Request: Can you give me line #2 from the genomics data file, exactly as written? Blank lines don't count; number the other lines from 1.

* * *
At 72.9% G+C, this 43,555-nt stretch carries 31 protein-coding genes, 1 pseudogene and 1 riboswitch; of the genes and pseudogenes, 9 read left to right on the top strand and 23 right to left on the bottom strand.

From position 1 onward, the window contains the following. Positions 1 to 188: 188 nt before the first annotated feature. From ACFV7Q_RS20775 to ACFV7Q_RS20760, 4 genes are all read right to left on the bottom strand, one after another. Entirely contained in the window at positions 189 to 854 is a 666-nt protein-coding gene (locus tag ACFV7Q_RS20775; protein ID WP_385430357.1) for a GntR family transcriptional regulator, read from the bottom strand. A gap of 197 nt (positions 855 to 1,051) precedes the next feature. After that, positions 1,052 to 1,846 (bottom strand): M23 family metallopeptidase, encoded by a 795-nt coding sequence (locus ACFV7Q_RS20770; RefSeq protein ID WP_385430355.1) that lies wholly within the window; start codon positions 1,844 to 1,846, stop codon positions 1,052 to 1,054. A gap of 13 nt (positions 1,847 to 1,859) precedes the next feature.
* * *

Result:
From position 1 onward, the window contains the following. Positions 1 to 188: 188 nt before the first annotated feature. From ACFV7Q_RS20775 to ACFV7Q_RS20760, 4 genes are all read right to left on the bottom strand, one after another. Entirely contained in the window at positions 189 to 854 is a 666-nt protein-coding gene (locus tag ACFV7Q_RS20775; protein ID WP_385430357.1) for a GntR family transcriptional regulator, read from the bottom strand. A gap of 197 nt (positions 855 to 1,051) precedes the next feature. After that, positions 1,052 to 1,846 (bottom strand): M23 family metallopeptidase, encoded by a 795-nt coding sequence (locus ACFV7Q_RS20770; RefSeq protein ID WP_385430355.1) that lies wholly within the window; start codon positions 1,844 to 1,846, stop codon positions 1,052 to 1,054. A gap of 13 nt (positions 1,847 to 1,859) precedes the next feature.